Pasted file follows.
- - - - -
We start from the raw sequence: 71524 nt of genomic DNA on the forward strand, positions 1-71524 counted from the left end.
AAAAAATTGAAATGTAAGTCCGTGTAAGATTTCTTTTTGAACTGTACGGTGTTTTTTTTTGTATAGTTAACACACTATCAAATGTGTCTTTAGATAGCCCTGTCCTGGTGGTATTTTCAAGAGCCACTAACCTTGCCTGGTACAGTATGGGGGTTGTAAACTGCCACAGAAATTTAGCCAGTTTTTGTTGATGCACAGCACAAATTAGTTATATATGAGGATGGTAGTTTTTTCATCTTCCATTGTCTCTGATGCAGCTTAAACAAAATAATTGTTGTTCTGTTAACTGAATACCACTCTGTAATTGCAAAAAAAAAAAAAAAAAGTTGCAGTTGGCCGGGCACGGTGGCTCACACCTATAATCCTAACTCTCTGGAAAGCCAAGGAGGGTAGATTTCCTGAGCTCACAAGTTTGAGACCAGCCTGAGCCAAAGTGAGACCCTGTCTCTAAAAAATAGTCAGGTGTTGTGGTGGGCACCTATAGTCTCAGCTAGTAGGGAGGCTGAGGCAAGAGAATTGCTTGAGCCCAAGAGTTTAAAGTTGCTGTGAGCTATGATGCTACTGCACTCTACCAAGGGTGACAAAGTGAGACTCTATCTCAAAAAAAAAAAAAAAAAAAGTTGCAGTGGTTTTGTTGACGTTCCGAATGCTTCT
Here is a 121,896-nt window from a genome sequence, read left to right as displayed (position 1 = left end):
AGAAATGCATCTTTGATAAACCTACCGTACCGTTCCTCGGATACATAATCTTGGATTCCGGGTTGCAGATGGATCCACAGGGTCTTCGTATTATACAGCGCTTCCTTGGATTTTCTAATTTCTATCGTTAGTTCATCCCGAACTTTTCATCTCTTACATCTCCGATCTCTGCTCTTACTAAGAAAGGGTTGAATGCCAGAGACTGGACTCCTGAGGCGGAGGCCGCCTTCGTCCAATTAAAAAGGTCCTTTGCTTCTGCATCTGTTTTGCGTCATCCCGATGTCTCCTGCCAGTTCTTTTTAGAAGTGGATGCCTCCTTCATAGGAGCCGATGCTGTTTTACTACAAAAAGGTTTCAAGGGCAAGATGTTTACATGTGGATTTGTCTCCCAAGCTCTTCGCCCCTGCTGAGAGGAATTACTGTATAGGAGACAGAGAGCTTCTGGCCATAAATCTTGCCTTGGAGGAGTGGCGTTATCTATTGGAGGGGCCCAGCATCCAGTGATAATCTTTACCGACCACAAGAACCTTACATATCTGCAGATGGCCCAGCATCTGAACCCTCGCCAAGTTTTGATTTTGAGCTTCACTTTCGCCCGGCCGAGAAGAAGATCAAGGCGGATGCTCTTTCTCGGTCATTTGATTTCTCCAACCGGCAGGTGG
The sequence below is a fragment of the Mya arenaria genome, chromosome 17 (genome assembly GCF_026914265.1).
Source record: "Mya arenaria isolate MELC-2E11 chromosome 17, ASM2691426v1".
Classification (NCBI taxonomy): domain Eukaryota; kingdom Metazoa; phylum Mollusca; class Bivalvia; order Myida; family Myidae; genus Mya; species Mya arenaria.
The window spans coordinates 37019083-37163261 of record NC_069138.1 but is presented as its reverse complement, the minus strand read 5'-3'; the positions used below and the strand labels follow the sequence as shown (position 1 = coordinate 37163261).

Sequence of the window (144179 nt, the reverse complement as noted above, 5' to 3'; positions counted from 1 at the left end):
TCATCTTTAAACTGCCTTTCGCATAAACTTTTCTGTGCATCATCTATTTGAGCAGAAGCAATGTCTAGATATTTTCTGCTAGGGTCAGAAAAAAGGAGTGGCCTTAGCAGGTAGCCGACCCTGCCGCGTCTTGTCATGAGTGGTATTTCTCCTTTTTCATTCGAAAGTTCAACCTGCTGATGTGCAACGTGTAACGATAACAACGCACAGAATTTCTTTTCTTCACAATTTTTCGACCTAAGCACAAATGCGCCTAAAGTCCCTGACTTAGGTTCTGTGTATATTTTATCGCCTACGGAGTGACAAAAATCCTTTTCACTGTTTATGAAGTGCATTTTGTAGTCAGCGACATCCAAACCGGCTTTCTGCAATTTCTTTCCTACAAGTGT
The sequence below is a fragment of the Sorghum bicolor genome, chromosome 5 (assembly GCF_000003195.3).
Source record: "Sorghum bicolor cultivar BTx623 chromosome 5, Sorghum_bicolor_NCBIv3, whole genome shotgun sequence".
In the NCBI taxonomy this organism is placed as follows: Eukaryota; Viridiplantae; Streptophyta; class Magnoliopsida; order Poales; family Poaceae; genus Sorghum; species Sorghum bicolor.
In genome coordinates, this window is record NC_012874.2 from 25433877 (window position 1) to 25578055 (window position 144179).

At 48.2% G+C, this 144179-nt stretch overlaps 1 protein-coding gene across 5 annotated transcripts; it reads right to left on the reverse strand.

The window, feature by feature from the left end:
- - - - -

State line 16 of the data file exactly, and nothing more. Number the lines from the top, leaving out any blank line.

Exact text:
The window, feature by feature from the left end: